I posted earlier this month about dogs, and how we should try to be more like them. Animals know intuitively when they need a break. Dogs are not far removed from their wolf ancestors, who needed to conserve energy for hunting and gathering. When I take my Lucy out for a walk, you would think she’s on a hunt. Her nose is constantly to the ground, unless she hears a noise. Then she has to see what’s going on. But when she’s not playing, walking, eating, or otherwise occupied, she sleeps.
I find it difficult to sleep during the day due to some of the meds I take for bipolar disorder and CFS. But this is what I do when I know I absolutely need a nap and I’m having trouble. I go into my bedroom, close the blinds, get a light blanket, and turn on a cd, maybe Sleepy Rain: With Delta Brainwave Pulses. I have other cds I listen to, including a Brahms Lullaby for babies. Hey, whatever works.
Just be sure to get lots of rest this holiday season. It helps your immune system fight off these nasty colds and flu that are making the rounds.
Making change is hard. It takes determination, focus, and trust in a Higher Power.
This morning, as I was sitting outside talking to my Super Sponsor on the phone, we made a date for tomorrow to have lunch, I hung and started to dial my sister to tell her about it. It took me almost a full minute to remember she’s in jail and I can’t call her.
MAKING CHANGE IS HARD. IT TAKES DETERMINATION, FOCUS, AND TRUST IN A HIGHER POWER.
As I was sitting there, waiting for my heart to stop aching, an illustration came to me about making change: literally and metaphorically. See, I work at the Book Nook at my local library, and there are a few things we have to always do when we are on shift.
1. Get the envelope and keys for the drawers and cabinets from the front desk. That’s if you are the one to open the Nook. But it still applies for the purposes of this metaphor. When we’re making changes, we have to make sure we have all the necessary resources. If It’s a big change, like moving, have we done all our research ahead of time? Have we prayed about it, talked with all our support people? This is crucial, because no matter how hard we try, a key with “teeth” on both sides won’t open a lock that only accepts a key with teeth on one side and a smooth top edge.
2. Always make sure there’s fifty dollars in the till. If you don’t have enough reserve within you, enough energy, have been getting enough sleep and so forth, you won’t be able to make the change needed in your life. It will slip through your fingers like so much sand on the beach. These things I know. When I’m hungry, angry, lonely, or tired – which means I haven’t been keeping my own till full – I don’t have what I need to make enough change. I better make good on the till before I go about doing anything else.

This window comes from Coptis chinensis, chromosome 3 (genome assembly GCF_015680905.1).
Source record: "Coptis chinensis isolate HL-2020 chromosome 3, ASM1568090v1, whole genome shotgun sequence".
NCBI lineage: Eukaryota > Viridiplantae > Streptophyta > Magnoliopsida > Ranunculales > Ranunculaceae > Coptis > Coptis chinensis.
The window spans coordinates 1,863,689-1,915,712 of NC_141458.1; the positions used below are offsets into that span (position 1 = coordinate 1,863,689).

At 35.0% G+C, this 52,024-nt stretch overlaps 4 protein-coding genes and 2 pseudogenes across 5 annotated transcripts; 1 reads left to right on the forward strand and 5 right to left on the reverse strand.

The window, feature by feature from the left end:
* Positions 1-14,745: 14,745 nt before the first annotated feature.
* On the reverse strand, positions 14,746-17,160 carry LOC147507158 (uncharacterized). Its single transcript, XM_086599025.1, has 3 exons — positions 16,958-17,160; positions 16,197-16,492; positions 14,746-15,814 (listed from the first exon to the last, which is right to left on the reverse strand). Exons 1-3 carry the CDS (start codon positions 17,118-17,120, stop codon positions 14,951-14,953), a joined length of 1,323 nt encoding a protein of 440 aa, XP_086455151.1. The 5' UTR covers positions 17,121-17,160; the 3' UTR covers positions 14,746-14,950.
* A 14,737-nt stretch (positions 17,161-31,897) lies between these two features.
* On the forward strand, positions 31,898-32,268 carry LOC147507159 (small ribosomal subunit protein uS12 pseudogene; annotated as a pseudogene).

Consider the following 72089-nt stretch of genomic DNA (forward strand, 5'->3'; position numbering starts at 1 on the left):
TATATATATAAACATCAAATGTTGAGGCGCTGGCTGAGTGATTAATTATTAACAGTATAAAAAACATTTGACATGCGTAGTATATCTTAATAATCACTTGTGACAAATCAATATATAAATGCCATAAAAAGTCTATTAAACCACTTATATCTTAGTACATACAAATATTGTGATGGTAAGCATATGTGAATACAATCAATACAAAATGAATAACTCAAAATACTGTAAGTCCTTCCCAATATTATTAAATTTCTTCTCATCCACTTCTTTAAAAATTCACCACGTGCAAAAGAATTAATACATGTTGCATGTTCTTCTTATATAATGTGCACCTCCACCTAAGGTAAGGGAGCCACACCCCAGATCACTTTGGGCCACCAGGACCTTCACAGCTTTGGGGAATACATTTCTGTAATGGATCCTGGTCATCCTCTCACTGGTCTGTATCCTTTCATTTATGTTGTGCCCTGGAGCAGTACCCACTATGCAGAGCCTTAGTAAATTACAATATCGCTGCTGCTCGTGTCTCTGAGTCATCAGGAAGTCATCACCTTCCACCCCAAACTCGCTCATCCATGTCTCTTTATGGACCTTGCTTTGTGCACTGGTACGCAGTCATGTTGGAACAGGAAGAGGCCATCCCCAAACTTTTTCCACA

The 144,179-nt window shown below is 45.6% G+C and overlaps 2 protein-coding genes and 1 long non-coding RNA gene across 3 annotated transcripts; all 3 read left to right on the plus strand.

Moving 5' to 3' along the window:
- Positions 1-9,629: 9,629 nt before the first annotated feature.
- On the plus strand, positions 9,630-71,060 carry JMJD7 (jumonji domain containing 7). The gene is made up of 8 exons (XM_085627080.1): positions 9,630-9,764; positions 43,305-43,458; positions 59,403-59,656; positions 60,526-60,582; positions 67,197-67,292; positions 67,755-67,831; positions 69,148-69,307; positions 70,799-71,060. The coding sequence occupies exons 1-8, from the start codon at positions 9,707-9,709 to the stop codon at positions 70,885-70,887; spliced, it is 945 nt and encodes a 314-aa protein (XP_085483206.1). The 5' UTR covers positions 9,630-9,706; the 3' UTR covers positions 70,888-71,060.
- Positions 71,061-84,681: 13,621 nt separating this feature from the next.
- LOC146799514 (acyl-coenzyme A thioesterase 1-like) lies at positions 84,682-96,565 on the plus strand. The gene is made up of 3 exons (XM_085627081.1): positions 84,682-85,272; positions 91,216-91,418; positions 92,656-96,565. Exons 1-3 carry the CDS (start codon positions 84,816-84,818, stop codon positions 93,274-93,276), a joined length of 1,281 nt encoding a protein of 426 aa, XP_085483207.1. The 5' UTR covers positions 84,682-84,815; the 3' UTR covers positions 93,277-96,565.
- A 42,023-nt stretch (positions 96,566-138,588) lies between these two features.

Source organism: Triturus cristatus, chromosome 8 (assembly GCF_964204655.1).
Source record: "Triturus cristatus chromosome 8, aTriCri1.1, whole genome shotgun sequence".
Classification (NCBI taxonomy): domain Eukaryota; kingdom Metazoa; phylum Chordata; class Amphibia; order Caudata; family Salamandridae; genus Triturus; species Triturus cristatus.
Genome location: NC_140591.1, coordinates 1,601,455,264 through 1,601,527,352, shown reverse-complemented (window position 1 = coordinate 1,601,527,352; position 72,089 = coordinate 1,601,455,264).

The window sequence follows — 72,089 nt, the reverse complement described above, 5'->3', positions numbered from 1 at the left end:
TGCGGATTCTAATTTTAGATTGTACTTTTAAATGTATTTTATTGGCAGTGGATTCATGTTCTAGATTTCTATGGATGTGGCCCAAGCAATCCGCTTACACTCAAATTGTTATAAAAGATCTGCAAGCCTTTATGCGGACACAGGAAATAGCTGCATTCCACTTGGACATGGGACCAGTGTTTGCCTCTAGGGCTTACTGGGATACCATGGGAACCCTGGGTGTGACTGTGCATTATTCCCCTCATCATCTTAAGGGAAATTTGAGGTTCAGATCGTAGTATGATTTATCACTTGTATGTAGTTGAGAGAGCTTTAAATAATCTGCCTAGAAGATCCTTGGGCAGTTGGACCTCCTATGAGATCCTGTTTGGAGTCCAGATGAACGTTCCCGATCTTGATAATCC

3. Even if it seems simple, count it out. We charge a dollar for cloth-covered books and standard-sized paperbacks, fifty-cents for regular sized paper backs, twenty-five cents for children’s books, and anything in the special cabinets is marked. So it’s all pretty simple. STILL. I make it a point to count out the books in front of the patrons, stating the price out loud so no mistakes are made. Since making change in life is hard, all the more reason to state your goal out loud, even if it seems like a simple one. I will speak about myself positively today. If I catch myself thinking negative thoughts, I’ll stop myself and say something positive out loud. There. Like that.
4. Always say thank you. Thank your Higher Power, your sponsor, your friends, family, strangers, and anyone else who helps you on your journey. It makes them feel good, and helps keep you humble. We can’t do this alone.
Those are four small things that reminded me about making change, and I hope it helps you a little. It isn’t easy, but we can be gentle with ourselves through the process. Remember to laugh a lot along the way. It helps.
Love you lots. Peace out.
There is strength in willingness to surrender. I’m not speaking here of the surrender we might see when someone raises his hands at gunpoint, or even waves a white flag, although I’ve waved a white flag a time or two at God to let Him know I’m done fighting the point.
I’m speaking here of surrender of thoughts and feelings. This can sometimes be more difficult than, say, surrendering a gun, or another action. My thoughts and feelings are my will, and that’s what I’m surrendering, willingly, or without objection, to God (my higher power).
No, it’s not easy. At first it was messy, and I didn’t do it gracefully. Then I used a slogan, bring the body and the rest will follow. I read about surrender and willingness as much as I could. I talked and talked about it with my super sponsor until I thought she might grow sick of me. I prayed the 3rd step prayer.